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Old 04-12-2012, 11:33 AM   #1002
noahsfocus
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Quote:
Originally Posted by kam327 View Post
You know I accepted that at face value from you guys a while back but I found this on Ford's media site. Doesn't seem to jive.

From: http://media.ford.com/article_displa...rticle_id=2574

Adaptive Transmission Control (ATC)

What it is: The Adaptive Transmission Control system recognizes individual styles of driving (e.g., aggressive vs. Relaxed) and adapts transmission shift parameters accordingly. Two types of ATC are adaptive shift-scheduling and adaptive shift-quality control. Adaptive shift scheduling uses information to assess driving style and decides when to upshift or downshift. It also can identify uphill or downhill gradients and recognize hard cornering. This helps inhibit shifts that might be annoying to the driver or affect vehicle stability. Adaptive shift-quality control uses information about the vehicle or environment, such as changes in the transmission due to wear, to improve the quality of shifts. This system can also adjust shift smoothness to suit driving style (e.g., crisper shifts for aggressive driving or smoother shifts for normal driving). How it works: Adaptive Shift Scheduling uses a microprocessor to read signals from various sensors. It uses a complex algorithm and ongoing memory to decide when to shift. For example, high lateral acceleration during cornering may prevent shifting even if the accelerator is suddenly depressed or released. This helps avoid potential loss of tire grip due to load reversal. Shift points can be based on calibration curves in memory. Adaptive shift-quality control adjusts parameters that affect the speed and smoothness of the shift by interpreting data, including driveline feedback from various sensors, as well as post shift parameters. Customer benefit: Improves shift consistency and transmission durability and allows for shifting that is better suited to specific driver styles or operating conditions. Ford status: Available on many North American vehicles.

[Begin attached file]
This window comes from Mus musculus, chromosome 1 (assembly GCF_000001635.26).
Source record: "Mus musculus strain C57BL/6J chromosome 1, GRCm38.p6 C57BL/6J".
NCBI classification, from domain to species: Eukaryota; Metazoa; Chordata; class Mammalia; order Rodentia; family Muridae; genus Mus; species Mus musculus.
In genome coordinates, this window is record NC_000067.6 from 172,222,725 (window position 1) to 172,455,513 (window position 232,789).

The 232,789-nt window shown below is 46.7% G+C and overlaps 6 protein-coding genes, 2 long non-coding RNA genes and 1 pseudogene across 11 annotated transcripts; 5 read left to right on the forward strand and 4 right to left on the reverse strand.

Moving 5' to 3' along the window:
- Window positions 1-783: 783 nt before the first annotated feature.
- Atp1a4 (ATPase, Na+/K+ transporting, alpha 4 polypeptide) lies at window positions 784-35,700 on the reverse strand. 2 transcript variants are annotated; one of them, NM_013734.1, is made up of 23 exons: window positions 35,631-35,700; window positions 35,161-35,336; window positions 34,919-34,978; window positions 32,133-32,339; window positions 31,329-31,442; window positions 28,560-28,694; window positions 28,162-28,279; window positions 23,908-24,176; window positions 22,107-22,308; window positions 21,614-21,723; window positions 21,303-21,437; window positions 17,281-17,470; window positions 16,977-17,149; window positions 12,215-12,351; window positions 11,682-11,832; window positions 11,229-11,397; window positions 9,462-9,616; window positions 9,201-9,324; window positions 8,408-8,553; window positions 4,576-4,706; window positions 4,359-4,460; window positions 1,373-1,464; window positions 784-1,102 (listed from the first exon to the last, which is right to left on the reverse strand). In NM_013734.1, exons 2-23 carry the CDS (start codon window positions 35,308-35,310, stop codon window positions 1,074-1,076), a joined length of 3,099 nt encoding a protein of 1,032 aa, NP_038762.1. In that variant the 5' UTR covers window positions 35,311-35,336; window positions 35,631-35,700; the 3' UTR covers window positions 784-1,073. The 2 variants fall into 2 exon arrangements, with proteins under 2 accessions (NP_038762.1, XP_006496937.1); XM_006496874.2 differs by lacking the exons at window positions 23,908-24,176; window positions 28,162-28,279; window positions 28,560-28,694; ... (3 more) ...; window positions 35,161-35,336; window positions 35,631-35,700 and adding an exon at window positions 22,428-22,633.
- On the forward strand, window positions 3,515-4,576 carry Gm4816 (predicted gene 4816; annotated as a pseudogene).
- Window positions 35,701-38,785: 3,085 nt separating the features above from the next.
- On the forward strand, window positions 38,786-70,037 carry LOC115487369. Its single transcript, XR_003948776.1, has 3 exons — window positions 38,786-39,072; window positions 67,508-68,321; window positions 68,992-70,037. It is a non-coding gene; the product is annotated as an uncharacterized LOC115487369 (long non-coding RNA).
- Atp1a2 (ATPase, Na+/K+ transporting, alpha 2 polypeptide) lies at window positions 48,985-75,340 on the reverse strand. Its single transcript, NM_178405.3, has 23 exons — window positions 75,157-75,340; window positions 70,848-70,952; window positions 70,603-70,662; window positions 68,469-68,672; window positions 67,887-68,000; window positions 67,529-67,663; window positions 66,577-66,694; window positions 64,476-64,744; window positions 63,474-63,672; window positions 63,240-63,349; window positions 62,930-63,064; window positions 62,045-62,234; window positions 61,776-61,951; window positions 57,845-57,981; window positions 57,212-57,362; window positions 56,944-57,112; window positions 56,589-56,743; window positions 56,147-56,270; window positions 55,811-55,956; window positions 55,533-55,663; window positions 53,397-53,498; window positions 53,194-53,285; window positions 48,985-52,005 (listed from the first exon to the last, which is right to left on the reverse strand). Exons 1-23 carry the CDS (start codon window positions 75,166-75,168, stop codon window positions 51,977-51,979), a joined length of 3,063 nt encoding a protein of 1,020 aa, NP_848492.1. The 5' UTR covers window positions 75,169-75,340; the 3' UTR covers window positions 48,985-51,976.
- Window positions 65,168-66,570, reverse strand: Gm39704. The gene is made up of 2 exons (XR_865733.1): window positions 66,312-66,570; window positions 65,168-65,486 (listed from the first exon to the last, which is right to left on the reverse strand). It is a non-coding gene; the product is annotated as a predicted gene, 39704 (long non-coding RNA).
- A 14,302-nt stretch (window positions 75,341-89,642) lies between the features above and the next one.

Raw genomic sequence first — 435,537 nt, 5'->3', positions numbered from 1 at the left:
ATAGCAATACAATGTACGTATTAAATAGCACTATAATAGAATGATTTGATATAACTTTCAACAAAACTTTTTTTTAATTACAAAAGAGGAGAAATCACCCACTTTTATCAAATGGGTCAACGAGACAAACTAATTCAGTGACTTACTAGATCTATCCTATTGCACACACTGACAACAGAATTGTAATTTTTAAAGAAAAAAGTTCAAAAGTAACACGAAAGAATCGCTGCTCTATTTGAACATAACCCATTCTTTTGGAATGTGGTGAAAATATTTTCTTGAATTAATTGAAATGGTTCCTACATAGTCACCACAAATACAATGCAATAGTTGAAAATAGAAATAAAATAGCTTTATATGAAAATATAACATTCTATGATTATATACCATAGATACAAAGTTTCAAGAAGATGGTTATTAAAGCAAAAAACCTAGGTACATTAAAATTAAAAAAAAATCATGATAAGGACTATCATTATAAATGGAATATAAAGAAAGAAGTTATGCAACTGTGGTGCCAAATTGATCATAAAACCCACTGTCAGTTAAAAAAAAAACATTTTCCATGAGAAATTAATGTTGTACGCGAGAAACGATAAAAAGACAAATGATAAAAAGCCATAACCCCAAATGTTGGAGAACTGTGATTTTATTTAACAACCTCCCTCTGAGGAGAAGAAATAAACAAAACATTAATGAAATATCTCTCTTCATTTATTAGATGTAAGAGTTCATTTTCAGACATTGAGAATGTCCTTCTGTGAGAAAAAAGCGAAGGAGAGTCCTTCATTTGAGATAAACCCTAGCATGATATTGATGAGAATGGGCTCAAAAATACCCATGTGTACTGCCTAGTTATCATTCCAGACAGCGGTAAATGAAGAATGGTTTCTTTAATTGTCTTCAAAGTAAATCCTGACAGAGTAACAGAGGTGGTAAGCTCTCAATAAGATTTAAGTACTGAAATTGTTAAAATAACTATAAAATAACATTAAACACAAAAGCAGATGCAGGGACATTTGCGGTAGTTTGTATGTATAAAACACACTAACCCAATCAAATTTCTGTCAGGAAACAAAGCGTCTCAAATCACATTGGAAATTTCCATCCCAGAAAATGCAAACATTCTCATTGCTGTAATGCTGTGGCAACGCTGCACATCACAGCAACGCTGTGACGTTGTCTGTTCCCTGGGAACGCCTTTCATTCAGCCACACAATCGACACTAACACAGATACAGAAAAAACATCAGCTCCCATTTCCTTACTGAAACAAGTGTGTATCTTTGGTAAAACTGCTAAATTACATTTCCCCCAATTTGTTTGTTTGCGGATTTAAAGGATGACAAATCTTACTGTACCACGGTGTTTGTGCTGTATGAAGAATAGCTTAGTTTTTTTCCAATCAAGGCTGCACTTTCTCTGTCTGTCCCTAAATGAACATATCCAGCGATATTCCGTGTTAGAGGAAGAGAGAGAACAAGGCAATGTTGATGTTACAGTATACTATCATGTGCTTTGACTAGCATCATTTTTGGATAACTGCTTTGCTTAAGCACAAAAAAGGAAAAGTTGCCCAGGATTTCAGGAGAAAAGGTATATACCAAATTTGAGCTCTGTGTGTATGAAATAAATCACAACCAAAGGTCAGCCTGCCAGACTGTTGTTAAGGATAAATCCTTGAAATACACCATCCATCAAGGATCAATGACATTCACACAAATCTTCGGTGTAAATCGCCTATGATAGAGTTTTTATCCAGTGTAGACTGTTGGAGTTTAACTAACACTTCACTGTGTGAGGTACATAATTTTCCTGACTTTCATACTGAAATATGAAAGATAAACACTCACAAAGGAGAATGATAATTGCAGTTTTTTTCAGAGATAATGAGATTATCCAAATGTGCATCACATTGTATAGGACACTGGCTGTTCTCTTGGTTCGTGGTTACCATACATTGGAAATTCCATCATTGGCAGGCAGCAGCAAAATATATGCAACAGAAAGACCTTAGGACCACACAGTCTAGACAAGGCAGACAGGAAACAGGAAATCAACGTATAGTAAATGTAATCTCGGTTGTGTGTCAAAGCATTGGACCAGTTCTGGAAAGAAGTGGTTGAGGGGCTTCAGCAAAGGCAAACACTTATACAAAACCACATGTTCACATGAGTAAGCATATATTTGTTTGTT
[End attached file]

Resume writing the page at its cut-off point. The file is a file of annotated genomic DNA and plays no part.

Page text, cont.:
Quote:
Originally Posted by kam327 View Post
Pretty much the same as the Focus's manual (below). Doesn't seem to shed any light on the subject.

When the battery is disconnected or a new battery is installed, the
automatic transmission must relearn its shift strategy. As a result, the
transmission may have firm and/or soft shifts. This operation is
considered normal and will not affect function or durability of the
transmission. Over time, the adaptive learning process will fully update
transmission operation.
Quote:
Originally Posted by Kabigon View Post
Steps 1-3 take just a few minutes and are performed with the Ford diagnostic tool (IDS).

Step 4 (drive cycle) is as follows:

1. Press the brake pedal.
2. Shift to Drive.
3. Wait 15 seconds.
4. Shift to Reverse.
5. Wait 2 seconds.
6. Repeat (1-5) ten (10) times.
7. Accelerate from a stop with light throttle to 24.1 kmh (15 mph).